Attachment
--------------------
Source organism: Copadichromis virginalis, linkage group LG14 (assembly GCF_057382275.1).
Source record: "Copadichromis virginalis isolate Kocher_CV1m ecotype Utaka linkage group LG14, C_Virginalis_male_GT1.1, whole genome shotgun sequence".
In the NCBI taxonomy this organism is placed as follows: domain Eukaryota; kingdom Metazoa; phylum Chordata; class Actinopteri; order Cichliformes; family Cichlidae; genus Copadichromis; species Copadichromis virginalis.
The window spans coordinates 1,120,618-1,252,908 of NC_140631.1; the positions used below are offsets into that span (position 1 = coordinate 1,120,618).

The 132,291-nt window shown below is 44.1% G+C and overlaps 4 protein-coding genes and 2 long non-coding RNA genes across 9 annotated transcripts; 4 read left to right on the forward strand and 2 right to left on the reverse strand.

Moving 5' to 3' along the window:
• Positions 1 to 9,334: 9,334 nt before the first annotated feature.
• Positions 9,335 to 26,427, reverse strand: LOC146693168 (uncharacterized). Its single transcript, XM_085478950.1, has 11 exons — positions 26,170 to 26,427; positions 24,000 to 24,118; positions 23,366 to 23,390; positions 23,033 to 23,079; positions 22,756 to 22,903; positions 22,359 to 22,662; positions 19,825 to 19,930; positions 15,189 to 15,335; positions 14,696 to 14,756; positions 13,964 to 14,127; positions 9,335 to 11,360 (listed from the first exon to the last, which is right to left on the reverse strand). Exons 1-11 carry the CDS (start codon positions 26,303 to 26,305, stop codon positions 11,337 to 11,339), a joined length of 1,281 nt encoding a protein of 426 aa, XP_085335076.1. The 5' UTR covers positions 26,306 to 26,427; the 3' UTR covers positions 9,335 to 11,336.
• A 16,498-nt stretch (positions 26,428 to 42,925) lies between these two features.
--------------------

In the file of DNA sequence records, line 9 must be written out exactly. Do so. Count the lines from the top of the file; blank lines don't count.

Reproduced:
• A 16,498-nt stretch (positions 26,428 to 42,925) lies between these two features.